Spring, 1966

Freemasonry, I admit, has its secrets. It has secrets peculiar to itself, but of what do these principally consist? They consist of signs and tokens which serve as testimonials of character and qualifications, which are conferred after due instruction and examination.

These are of no small value. They speak a universal language and are a passport to the support and attention of the world. They cannot be lost so long as memory retains its power. Let the possessor of them be expatriated, shipwrecked or imprisoned; let him be stripped of everything he has in the world, still their credentials remain, and are available for use as circumstances require.

The good effects which they have produced are established by the incontestable facts of history. They have stayed the uplifted hand of the destroyer; they have subdued the rancor of malevolence and broken down the barriers of political animosity and sectarian alienation.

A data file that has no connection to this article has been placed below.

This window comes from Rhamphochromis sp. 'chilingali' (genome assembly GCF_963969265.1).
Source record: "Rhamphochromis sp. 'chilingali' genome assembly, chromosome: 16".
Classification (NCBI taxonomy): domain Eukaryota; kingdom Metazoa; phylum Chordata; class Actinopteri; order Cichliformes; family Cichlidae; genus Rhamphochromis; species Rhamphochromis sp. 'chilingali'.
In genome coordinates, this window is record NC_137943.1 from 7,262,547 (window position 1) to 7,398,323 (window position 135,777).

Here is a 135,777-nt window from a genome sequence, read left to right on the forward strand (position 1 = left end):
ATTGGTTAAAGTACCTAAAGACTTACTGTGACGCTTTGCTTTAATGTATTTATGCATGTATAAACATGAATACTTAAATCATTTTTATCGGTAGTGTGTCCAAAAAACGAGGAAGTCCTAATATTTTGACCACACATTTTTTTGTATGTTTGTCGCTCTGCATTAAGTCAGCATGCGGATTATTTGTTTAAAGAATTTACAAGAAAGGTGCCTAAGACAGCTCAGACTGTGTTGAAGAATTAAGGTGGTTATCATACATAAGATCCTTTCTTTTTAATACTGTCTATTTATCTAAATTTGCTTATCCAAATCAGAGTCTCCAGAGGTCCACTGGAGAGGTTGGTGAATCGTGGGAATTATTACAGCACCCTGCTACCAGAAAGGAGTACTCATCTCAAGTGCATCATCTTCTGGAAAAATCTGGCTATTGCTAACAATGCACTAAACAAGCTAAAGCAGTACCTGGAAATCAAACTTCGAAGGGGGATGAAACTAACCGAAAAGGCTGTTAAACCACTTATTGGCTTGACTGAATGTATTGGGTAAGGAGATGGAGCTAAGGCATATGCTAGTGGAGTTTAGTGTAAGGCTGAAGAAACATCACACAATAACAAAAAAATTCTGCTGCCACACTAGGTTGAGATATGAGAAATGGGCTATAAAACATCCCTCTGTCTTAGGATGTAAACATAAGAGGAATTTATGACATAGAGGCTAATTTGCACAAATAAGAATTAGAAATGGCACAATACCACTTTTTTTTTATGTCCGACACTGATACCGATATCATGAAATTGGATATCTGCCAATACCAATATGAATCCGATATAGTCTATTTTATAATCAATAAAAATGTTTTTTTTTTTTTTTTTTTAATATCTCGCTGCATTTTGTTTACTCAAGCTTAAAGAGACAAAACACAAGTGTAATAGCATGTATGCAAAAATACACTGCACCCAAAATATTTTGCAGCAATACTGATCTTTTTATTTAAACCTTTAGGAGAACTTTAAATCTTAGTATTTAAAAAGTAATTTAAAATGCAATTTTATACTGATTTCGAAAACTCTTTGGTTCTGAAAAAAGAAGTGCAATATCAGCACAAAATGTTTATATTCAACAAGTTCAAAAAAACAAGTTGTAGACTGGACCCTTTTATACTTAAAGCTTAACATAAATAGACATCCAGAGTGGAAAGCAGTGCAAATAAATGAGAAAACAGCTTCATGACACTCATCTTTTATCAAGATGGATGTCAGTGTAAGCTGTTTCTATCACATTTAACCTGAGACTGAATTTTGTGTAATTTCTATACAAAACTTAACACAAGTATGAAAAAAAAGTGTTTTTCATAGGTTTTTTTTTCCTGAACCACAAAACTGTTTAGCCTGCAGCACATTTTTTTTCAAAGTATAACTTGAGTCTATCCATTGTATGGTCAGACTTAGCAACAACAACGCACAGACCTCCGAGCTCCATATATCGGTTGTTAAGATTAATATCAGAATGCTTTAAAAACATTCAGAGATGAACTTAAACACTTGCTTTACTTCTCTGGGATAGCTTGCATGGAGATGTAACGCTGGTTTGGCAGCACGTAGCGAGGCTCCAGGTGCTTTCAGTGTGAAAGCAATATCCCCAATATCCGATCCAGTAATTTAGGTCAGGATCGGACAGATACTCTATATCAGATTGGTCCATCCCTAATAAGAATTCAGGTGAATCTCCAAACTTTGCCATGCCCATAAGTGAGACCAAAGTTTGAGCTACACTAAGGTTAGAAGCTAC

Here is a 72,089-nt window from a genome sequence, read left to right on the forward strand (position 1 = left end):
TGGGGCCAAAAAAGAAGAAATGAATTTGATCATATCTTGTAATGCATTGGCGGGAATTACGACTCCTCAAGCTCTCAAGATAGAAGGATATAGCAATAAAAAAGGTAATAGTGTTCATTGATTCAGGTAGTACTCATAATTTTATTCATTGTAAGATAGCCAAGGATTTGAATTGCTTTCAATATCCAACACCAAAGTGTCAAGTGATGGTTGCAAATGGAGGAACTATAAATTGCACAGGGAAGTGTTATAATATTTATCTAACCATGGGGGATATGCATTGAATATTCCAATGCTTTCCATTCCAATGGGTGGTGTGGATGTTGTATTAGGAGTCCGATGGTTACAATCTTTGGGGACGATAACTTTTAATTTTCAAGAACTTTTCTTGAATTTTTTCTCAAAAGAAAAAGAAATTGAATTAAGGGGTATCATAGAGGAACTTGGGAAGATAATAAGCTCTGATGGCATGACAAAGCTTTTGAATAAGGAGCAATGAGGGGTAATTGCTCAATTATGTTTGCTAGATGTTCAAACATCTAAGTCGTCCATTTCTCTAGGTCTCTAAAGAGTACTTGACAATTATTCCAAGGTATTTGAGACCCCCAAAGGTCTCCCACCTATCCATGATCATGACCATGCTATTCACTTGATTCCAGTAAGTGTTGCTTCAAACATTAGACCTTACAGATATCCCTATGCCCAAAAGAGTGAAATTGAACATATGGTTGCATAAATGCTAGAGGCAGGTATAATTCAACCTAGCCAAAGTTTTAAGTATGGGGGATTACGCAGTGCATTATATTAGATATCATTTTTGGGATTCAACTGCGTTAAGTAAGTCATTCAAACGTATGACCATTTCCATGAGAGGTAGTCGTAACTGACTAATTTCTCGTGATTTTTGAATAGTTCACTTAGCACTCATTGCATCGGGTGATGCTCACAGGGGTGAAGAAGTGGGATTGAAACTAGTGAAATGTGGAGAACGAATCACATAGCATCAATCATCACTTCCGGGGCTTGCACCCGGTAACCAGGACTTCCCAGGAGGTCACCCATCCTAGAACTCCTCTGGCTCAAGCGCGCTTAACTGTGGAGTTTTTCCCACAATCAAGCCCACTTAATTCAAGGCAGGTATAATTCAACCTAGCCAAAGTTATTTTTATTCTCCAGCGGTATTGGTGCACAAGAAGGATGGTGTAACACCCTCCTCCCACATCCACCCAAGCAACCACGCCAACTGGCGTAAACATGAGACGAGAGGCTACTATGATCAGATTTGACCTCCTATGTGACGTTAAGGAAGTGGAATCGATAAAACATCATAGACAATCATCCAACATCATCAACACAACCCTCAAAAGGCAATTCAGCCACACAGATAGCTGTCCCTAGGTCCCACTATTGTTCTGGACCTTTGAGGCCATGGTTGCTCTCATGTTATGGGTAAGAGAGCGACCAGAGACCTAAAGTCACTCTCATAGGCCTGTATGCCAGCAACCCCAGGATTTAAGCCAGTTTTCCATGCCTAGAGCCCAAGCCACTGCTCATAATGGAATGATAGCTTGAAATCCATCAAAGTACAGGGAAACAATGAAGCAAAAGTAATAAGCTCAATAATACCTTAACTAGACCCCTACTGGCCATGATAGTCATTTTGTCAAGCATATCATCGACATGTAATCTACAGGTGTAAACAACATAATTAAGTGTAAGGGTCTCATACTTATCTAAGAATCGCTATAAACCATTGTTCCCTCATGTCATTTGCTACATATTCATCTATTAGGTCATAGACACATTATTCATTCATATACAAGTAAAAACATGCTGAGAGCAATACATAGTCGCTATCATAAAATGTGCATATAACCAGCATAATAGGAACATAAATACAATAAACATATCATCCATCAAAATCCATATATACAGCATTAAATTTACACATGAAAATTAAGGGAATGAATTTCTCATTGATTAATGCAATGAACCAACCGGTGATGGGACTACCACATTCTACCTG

On the battlefield, in the solitudes of the uncultivated forest or in the busy haunts of the crowded city, they have made men, of the most hostile feelings and the most diversified conditions, rush to the aid of each other with special joy and satisfaction that they have been able to afford relief to a Brother Mason.

Benjamin Franklin




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